NHB mulls entity for securitisation; housing finance to get a leg-up

By: |
June 22, 2021 5:30 AM

This special purpose entity (SPE) is expected to be established as a non-banking financial company (NBFC) and regulated by the Reserve Bank of India (RBI). The entity will help deepen the securitisation market, resolve bad loans and widen funding avenues for housing finance companies (HFCs).

housingRepresentational image

State-run National Housing Bank (NHB) is planning to set up an entity for mortgage-backed securitisation in a joint venture with one or more partners, sources told FE, in a significant step towards developing a structured market in this space.

This special purpose entity (SPE) is expected to be established as a non-banking financial company (NBFC) and regulated by the Reserve Bank of India (RBI). The entity will help deepen the securitisation market, resolve bad loans and widen funding avenues for housing finance companies (HFCs).

The NHB may hold a majority stake (51%) in the SPE initially, and the remaining capital may be raised from multi-lateral agencies. Its holding would be trimmed gradually once more investors join in.

The move is in sync with the 2019 recommendations of the Harsh Vardhan committee set by RBI, which had envisaged an anchor role for the NHB in a securitisation venture. The SPE will issue securities against underlying exposures that are all mortgages – both commercial and residential.

Highlighting the lack of standardisation in the housing finance securitisation space as an “important constraint”, the Harsh Vardhan panel had suggested that a credible intermediary (under the NHB) be set up “that can not only evolve these standards with industry inputs but also commit capital to securities that adhere to these standards”.

Given the NHB’s credibility and expertise in the housing finance segment, any such entity under it will have the greater ability (than any other firm) to raise capital from investors. It will also allow separation from the NHB’s lending/refinance activities.

The RBI panel had recommended that the shareholding of the entity be diversified, going forward, to include representatives of the originator community such as HFCs, banks and insurance companies, among others. The stakes of originator investors should be capped at 5% to avoid conflicts of interest.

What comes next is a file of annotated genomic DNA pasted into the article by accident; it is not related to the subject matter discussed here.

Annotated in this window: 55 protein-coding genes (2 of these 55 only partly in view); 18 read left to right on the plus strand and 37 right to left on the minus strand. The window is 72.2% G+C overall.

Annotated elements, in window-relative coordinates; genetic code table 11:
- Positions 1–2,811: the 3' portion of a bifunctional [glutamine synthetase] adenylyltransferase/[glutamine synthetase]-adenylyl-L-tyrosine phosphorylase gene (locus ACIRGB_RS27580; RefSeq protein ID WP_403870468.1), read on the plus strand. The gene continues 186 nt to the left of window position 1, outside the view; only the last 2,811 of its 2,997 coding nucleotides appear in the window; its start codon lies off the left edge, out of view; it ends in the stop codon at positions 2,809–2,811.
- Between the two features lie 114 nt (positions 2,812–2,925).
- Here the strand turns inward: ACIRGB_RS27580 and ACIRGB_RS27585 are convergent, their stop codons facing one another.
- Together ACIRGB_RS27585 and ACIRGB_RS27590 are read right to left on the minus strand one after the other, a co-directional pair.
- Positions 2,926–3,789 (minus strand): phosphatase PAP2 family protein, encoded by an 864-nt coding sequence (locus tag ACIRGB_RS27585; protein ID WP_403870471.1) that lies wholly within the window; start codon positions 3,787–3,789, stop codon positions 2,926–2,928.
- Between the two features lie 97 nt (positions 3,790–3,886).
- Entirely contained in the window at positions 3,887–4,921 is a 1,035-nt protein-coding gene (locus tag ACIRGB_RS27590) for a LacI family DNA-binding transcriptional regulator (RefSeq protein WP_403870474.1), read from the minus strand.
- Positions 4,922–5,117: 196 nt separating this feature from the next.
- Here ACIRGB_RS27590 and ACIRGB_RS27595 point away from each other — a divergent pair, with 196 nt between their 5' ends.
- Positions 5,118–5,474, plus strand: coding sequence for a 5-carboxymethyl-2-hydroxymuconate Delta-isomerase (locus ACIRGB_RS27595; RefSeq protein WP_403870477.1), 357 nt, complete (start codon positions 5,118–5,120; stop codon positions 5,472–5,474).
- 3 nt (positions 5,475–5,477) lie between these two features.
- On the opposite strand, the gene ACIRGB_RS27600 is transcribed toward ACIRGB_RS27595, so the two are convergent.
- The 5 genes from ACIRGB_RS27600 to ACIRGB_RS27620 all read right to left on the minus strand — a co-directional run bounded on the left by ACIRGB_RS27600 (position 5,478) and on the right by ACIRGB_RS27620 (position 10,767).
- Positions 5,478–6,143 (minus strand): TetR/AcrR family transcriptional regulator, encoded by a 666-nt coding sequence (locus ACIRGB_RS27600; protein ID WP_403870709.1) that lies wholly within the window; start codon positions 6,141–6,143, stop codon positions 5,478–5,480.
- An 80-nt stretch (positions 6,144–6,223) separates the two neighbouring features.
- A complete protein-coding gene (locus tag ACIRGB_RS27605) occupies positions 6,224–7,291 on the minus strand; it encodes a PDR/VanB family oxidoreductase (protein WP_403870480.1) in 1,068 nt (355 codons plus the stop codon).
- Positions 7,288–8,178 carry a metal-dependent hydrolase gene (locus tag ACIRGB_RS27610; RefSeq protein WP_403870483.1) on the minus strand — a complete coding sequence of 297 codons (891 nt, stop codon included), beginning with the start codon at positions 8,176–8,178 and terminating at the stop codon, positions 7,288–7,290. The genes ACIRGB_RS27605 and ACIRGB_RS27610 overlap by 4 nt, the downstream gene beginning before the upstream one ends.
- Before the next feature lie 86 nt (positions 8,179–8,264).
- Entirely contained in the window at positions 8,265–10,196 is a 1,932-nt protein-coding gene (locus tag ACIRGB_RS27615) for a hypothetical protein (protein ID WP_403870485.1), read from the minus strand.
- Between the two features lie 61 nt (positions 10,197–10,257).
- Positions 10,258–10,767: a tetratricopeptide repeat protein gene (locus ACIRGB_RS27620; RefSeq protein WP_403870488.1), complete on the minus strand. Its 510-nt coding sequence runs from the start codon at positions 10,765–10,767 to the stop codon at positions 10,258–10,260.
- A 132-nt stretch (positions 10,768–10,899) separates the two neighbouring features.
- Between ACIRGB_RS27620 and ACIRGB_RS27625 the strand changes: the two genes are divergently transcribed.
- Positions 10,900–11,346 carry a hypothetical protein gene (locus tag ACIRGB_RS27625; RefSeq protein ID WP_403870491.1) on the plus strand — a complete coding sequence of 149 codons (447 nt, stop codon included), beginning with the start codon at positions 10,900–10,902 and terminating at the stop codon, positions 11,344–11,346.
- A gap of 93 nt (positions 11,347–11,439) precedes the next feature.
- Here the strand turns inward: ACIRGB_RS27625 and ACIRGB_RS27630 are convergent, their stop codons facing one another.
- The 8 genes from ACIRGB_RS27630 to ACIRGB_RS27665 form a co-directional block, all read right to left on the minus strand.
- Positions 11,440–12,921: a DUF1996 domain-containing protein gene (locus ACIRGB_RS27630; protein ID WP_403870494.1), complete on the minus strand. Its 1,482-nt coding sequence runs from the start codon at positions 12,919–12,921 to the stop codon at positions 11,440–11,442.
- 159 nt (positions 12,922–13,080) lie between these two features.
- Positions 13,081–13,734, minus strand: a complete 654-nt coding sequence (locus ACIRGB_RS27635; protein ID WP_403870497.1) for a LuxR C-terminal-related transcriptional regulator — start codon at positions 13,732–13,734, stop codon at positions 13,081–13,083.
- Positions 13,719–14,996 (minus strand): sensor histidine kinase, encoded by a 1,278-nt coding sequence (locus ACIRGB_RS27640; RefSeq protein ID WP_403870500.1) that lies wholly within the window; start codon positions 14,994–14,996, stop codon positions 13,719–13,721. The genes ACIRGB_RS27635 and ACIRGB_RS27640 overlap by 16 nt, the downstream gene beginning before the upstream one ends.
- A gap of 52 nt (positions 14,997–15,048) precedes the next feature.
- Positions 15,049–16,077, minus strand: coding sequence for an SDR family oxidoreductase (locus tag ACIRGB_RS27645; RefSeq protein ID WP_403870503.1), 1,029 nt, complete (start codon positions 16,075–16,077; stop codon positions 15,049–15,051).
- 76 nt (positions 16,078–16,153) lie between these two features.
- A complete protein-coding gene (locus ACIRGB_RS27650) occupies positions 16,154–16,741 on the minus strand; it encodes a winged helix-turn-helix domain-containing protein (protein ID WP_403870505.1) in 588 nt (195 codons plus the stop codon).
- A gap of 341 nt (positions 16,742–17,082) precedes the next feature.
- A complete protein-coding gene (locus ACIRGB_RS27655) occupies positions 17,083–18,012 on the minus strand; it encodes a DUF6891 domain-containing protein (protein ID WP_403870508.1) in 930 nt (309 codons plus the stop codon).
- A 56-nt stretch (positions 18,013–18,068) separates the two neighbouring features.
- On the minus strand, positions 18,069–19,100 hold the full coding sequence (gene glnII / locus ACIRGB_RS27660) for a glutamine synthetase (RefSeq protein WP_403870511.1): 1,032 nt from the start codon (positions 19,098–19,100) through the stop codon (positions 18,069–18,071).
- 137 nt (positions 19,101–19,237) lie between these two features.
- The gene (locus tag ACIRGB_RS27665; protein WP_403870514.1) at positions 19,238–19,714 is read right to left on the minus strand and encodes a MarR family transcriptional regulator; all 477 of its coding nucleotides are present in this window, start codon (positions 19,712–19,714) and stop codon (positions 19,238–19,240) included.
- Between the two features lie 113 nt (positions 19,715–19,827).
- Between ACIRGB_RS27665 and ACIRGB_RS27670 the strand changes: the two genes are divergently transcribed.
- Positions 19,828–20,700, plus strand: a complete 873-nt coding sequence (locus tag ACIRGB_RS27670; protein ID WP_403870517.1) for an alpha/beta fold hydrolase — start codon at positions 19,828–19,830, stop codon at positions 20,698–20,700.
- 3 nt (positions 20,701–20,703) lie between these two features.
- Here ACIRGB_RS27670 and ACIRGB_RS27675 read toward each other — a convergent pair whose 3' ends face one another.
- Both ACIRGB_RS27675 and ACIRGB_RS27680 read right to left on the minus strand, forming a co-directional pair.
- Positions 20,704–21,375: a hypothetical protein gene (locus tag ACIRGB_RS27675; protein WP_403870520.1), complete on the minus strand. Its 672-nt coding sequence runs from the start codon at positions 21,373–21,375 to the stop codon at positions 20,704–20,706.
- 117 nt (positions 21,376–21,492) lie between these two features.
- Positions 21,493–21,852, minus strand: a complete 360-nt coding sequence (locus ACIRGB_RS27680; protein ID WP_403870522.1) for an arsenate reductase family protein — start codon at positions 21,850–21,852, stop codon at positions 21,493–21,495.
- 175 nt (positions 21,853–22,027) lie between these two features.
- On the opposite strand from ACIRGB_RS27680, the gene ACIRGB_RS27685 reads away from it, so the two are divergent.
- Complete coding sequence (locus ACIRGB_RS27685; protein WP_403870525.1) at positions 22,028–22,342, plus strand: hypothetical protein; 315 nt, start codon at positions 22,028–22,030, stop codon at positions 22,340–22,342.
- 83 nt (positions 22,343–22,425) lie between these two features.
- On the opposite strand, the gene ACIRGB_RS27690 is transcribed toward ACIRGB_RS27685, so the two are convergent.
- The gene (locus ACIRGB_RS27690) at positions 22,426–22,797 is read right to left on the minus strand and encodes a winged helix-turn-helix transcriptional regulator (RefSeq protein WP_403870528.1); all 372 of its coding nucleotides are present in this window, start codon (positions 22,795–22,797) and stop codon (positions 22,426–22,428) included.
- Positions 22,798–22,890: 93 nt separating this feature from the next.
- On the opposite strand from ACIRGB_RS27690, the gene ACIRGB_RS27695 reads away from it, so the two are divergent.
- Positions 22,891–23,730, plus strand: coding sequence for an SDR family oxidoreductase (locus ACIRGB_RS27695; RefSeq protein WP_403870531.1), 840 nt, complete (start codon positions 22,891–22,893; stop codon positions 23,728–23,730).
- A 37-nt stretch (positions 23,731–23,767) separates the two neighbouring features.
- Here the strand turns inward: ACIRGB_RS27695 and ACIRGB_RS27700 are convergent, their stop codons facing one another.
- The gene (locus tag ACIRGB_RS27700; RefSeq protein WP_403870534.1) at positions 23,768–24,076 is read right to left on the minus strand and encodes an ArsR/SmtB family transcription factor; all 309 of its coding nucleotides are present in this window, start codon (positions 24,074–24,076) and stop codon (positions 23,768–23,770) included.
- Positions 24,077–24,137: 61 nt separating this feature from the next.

Under the government’s “Housing for All” target by 2022, 8-10 crore additional houses will be required to be built, which will cost about Rs 100-115 lakh crore, the panel had observed. In this light, HFCs would continue to play a key role in extending credit. However, home loans typically suffer from a structural asset-liability management issue for the lenders due to a mismatch in the long-term maturity period of the loans and short-term funding sources for HFCs. To beat this, HFCs usually mop up resources by pooling home loans to issue securities backed by these loans via securitisation.

The extant regulatory framework for securitisation typically covers two types of transactions — direct assignment (DA) and pass-through certificates (PTC). Both involve pooling of loans and selling to a third party to transfer credit risk.

The securitisation market has been dominated by direct assignment (DA) transactions and the PTC ones were just a quarter of overall transactions in 2019. This prevents large-scale participation of big investors, such as insurance and pension funds and mutual funds. This is because securitisation through the DA route typically involves customised, bilateral transactions that keep key details – including about valuation, pool performance and prepayment – confined to the parties concerned.

However, where securitisation involves the PTC, the pooled loans are sold through an intermediary, set up as a special purpose vehicle. This process is typically more transparent and helps standardisation.

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